Conservative French thinkers contrasted the communal culture of an “integral Catholicism” (which was supposed to be the true nature of France, “the oldest daughter of the Church”) with the overly individualistic Protestantism to their east and west—a theme taken up by Catholic traditionalists everywhere. The West is wherever Protestantism had done its corroding work. Conservative thinkers in Britain neatly reversed the invidious comparison. They focused on the “other France”—revolutionary, republican, anti-clerical—marked by the values of a rootless individualism. Sober, communal Britain is compared with the “geometrical” abstractions of French democracy—a comparison nicely caught in Edmund Burke’s image of peacefully grazing English cattle. Now the West was located on the eastern side of the English Channel.
Spain too cultivated a counter-image of a rootless, overly individualistic Europe. In contrast, Spain possesses a deeply spiritual culture, perhaps most dramatically expressed by the figure of Don Quixote. Miguel de Unamuno, arguably one of the greatest modern Spanish writers, conceded that Europe was superior technologically, then exclaimed “Let them invent!” Spain did not need their inventions; it had the “tragic sense of life” (del sentimiento trágico de la vida), immortalized in the title of Unamuno’s most famous book. Now the West is north of the Pyrenees.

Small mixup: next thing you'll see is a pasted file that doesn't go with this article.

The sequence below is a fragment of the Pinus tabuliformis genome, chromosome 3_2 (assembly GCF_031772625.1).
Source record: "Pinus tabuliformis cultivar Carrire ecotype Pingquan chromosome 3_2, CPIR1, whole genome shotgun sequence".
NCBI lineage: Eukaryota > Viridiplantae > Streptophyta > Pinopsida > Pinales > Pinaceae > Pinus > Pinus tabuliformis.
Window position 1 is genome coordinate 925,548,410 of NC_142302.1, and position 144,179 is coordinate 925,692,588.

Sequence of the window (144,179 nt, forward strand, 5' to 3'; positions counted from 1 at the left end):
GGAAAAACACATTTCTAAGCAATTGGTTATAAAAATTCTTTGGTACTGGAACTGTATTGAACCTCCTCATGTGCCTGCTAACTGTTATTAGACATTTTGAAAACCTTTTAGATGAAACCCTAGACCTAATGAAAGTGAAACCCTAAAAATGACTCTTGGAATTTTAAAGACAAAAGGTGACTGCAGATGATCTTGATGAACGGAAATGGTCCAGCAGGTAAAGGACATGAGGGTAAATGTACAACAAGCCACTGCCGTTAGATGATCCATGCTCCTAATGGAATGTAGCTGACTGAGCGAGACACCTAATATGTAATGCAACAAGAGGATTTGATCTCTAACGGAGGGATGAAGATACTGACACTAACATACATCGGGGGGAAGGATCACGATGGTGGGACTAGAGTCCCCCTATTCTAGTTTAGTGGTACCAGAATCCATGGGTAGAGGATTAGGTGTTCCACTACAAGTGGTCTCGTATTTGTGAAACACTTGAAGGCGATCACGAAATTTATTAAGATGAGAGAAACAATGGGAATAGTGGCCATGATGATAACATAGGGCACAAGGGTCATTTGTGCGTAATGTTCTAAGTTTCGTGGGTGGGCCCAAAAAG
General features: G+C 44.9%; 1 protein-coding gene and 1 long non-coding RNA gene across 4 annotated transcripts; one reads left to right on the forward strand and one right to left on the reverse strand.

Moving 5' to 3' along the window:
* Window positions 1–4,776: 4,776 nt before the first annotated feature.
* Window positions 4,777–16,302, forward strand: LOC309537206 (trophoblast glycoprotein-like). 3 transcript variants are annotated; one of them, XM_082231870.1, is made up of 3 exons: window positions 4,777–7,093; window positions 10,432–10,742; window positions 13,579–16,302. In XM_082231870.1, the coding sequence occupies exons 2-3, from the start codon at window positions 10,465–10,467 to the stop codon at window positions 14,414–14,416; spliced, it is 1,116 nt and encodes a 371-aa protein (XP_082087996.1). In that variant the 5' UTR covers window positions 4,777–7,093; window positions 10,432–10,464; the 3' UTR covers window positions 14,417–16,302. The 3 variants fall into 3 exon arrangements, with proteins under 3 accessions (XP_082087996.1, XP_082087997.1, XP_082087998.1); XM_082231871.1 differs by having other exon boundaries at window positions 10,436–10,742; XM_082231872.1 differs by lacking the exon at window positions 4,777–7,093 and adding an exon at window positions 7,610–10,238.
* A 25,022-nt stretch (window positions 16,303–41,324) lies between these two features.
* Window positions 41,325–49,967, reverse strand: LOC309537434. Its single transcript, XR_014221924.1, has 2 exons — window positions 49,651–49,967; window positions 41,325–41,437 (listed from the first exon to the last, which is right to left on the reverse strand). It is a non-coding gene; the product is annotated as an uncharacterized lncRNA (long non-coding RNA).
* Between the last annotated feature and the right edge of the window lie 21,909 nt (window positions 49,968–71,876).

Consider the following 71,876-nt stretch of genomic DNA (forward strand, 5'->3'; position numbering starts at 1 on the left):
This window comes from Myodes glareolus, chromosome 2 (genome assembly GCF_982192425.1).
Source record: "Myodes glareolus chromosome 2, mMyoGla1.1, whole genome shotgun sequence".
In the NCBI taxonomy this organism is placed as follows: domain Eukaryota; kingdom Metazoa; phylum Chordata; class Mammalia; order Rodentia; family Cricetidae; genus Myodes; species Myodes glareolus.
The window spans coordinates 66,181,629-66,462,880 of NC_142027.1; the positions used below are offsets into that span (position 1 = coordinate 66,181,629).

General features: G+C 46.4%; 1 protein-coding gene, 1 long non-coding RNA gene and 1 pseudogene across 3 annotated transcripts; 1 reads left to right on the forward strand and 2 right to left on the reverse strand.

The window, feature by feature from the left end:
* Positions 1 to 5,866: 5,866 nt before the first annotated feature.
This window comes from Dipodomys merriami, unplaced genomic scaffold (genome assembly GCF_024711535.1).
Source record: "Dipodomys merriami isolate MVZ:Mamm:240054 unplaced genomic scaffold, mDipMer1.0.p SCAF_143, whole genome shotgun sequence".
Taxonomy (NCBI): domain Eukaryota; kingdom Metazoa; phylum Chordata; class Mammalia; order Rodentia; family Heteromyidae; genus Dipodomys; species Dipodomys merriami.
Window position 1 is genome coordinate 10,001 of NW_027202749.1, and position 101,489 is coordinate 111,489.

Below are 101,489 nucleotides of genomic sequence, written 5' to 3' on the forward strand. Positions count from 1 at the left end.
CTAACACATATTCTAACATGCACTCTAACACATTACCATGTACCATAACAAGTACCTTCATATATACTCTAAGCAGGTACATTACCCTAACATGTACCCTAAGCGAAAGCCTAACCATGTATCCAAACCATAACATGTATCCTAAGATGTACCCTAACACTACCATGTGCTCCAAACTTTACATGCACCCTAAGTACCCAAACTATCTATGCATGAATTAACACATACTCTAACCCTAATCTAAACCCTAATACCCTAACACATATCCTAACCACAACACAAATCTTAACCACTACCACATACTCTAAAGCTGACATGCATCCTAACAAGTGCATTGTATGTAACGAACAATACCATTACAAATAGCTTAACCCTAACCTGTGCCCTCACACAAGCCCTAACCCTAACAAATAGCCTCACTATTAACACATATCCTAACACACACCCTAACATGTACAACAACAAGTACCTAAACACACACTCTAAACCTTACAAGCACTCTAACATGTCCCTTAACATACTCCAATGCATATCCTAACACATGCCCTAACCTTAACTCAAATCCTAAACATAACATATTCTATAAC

Latin America imitated the ideological exercise of the motherland—only now the individualistic antithesis was not Europe, but the United States. In 1900 the Uruguayan writer Jose Enrique Rodo published Ariel (the title refers to Shakespeare’s character of an “aerie spirit” in The Tempest). The book gave the name arielismo to a self-image of Latin America, as a world of imagination and soul, set against the American Caliban—a gross, mindless individual, mired in the empty pursuit of material goods. The West is north of the Rio Grande.
Perhaps it was inevitable that this dualism would finally land in America itself. The antebellum ideology of the South contrasted its own supposedly gracious communalism (slaves and all) with the—you have guessed it—crude, materialist, individualistic North. A conclusion suggests itself: The West is exclusively located in Akron, Ohio.
This exercise in parody is useful in disclosing an underlying motif in all these ideological constructions. The alleged malady—no matter whether its roots are believed to lie in Protestantism, or republicanism, or capitalism—is always what is deemed to be an “excessive individualism”, pitted against an allegedly superior, more natural communal solidarity. Parody aside, is there any validity to this dualism?